As Dutch society attempted to move beyond the destruction of the war, Holocaust survivors attempted to rebuild their lives. For many individuals   and the nation as a whole, the best way to move forward was to suppress their terrible memories and focus on the present. As one pyschotrauma expert has noted,“The victim and his immediate social environment have a common interest in suppressing the threatening memories of the war and the more recent feelings of despair and confusion. In this way a‘conspiracy of silence’ develops” (Begemann, 1985, quoted in De Haan, 1998). Frieda Menco, a survivor of Auschwitz, describes how the experience of  the Holocaust was not discussed in her family even though her husband was  also a survivor of Auschwitz. In her family, it was not a subject that was spoken about; rather, there was “deafening silence” (Menco, 1997). In an interview, Bill Minco, a Jewish resistance fighter and Auschwitz survivor, stated that after the war, Jews and others were too busy trying to get their  lives back in order to focus on what they had endured. He also suggested that, at the official level, the “conspiracy of silence” was maintained because many of the same Dutch officials who were in office before the war returned to their positions and did not want to look to the past for fear that what they might find would damage their public image.

Mythologizing Resistance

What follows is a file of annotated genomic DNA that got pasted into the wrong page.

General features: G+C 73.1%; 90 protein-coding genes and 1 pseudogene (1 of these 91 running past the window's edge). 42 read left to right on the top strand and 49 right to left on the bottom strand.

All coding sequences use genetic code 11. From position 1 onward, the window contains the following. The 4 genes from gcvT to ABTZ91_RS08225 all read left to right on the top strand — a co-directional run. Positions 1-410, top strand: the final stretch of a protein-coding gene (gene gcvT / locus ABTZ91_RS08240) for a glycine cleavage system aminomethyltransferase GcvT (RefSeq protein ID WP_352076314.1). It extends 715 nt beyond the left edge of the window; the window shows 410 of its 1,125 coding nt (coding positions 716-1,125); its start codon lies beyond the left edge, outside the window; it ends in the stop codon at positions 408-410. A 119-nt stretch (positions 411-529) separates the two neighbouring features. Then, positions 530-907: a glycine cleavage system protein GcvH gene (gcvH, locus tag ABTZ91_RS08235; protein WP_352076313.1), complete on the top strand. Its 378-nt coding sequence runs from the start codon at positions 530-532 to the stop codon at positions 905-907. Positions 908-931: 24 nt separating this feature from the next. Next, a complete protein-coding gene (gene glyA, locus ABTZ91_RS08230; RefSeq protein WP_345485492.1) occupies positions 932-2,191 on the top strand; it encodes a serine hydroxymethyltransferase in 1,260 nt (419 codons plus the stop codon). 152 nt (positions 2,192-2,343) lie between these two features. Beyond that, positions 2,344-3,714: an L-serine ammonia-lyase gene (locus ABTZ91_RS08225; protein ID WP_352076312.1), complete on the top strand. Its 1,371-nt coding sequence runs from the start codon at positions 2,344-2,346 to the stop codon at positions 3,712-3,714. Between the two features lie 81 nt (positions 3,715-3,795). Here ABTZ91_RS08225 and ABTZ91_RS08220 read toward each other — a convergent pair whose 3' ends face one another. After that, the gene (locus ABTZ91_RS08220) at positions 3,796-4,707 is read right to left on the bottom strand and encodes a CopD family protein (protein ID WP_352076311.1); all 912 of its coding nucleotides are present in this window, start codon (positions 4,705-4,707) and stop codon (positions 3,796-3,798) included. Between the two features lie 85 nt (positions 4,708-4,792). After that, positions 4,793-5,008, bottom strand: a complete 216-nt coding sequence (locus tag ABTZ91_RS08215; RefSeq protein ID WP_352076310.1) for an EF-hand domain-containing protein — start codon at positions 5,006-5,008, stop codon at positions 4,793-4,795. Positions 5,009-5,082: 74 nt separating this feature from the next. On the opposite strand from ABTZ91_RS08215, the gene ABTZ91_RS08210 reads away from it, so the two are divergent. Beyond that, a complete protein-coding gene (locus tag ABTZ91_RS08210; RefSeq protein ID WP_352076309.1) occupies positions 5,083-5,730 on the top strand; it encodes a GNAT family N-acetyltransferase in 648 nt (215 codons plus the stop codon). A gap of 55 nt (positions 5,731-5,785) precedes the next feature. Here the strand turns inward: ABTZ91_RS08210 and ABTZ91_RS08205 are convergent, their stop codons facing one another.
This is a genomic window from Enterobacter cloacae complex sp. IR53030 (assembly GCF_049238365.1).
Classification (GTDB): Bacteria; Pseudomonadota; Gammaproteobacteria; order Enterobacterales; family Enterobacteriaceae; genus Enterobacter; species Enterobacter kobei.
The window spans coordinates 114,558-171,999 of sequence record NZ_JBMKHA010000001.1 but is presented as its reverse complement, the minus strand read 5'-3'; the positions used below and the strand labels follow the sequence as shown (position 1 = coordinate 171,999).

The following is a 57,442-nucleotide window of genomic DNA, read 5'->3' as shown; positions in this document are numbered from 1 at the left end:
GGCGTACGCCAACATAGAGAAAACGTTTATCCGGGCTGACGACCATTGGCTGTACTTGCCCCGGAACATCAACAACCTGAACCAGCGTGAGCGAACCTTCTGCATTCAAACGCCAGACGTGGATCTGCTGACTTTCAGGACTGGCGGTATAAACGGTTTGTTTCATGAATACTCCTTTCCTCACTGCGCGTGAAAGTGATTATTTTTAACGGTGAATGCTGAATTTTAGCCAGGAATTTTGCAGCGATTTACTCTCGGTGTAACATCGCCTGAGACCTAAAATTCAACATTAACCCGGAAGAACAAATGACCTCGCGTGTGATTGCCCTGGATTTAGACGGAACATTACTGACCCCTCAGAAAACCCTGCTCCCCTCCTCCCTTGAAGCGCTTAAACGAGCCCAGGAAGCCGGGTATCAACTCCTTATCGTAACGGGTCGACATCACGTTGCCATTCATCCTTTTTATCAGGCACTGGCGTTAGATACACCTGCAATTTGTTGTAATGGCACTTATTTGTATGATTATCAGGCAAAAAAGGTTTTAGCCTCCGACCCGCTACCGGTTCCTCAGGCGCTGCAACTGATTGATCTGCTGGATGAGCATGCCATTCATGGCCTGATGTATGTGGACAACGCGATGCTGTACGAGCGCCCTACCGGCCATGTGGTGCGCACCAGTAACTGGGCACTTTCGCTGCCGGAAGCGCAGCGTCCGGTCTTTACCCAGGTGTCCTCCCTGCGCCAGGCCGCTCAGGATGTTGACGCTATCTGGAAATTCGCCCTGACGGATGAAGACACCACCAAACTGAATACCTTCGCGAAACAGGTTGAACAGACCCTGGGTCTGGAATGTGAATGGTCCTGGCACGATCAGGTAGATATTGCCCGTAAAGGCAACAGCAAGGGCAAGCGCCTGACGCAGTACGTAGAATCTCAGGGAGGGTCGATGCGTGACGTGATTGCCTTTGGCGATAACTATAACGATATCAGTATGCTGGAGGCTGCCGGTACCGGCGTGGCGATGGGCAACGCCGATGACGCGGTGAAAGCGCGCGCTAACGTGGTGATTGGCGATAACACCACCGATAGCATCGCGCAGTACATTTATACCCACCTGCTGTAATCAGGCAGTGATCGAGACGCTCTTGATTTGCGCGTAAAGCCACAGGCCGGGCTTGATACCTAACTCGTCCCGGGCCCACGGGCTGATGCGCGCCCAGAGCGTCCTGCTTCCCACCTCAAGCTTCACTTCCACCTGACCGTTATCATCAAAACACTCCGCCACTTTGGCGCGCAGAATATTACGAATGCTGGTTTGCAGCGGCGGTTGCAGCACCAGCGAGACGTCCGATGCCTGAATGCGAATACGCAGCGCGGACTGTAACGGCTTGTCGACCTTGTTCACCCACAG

The “conspiracy of silence” after the end of the war saw the formation of views that would later become central to the founding myth. Chief among these views was the belief that many Dutch citizens risked their lives in the resistance movement against the Nazi regime. Many stories of heroism during the war emerged and these examples helped shape what Dienke Hondius has coined “the resistance norm” (Hondius, 2000), which effectively created a standard for evaluating war-time conduct in terms of “goodness” and “wrongness.” Although some Dutch individuals were singled out as wrongdoers and condemned by society, they were viewed as exceptions to the general standard of resistance that placed the Netherlands as a nation on the right side of the war, fighting for the good of all its citizens. Acts of individual heroism and resistance were not only celebrated, but also appeared to emblematize the Dutch nation as a whole. The notion of collective resistance has become a cornerstone of the founding myth.

Accepting the idea that Dutch society as a whole was on the right side of the war and that solidarity with the Jews was the norm rather than the exception only compounded the silence surrounding the Jews’ experiences. Not only did Dutch Jews return home to a nation in the process of attempting to rebuild itself, they also returned home to an unwelcoming and un-sympathetic Dutch society. Supposedly so helpful to its Jewish countrymen in the face of Nazi persecution, Dutch society now expected gratitude from Jews for the assistance they received during the war. Furthermore, Dutch society suppressed Jews from publically voicing attempts to receive special treatment as victims. In July of 1945, the resistance magazine “De Patriot” stressed the proper role of Jews in post-war Dutch society: “Now is the time for Jews to remind themselves all the time that they have to be thankful. And they have to show their gratitude first of all by making up what has to be made up to those who have become victims on behalf of Jews. They may thank God that they came out alive. It is also possible to lose sympathy…They are certainly not the only ones who had a bad time and who suffered” (qtd. in Hondius, 2000).